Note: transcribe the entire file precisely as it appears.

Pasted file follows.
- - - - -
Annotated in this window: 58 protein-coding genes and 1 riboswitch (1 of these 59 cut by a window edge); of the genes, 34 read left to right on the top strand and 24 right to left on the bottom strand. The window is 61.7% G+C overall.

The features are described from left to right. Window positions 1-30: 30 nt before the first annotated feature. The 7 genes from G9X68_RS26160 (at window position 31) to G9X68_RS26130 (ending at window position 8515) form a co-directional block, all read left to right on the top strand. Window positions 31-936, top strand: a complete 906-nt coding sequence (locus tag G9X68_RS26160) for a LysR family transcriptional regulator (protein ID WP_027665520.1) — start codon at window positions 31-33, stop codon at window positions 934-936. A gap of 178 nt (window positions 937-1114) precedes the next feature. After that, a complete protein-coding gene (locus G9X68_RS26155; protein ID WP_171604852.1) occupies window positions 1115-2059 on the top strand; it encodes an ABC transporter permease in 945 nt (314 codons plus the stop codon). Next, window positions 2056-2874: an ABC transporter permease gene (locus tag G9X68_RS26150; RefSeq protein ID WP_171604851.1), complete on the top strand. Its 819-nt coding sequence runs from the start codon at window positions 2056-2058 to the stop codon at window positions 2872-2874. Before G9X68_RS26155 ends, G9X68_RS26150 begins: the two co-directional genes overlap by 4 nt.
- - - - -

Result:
Annotated in this window: 58 protein-coding genes and 1 riboswitch (1 of these 59 cut by a window edge); of the genes, 34 read left to right on the top strand and 24 right to left on the bottom strand. The window is 61.7% G+C overall.

The features are described from left to right. Window positions 1-30: 30 nt before the first annotated feature. The 7 genes from G9X68_RS26160 (at window position 31) to G9X68_RS26130 (ending at window position 8515) form a co-directional block, all read left to right on the top strand. Window positions 31-936, top strand: a complete 906-nt coding sequence (locus tag G9X68_RS26160) for a LysR family transcriptional regulator (protein ID WP_027665520.1) — start codon at window positions 31-33, stop codon at window positions 934-936. A gap of 178 nt (window positions 937-1114) precedes the next feature. After that, a complete protein-coding gene (locus G9X68_RS26155; protein ID WP_171604852.1) occupies window positions 1115-2059 on the top strand; it encodes an ABC transporter permease in 945 nt (314 codons plus the stop codon). Next, window positions 2056-2874: an ABC transporter permease gene (locus tag G9X68_RS26150; RefSeq protein ID WP_171604851.1), complete on the top strand. Its 819-nt coding sequence runs from the start codon at window positions 2056-2058 to the stop codon at window positions 2872-2874. Before G9X68_RS26155 ends, G9X68_RS26150 begins: the two co-directional genes overlap by 4 nt.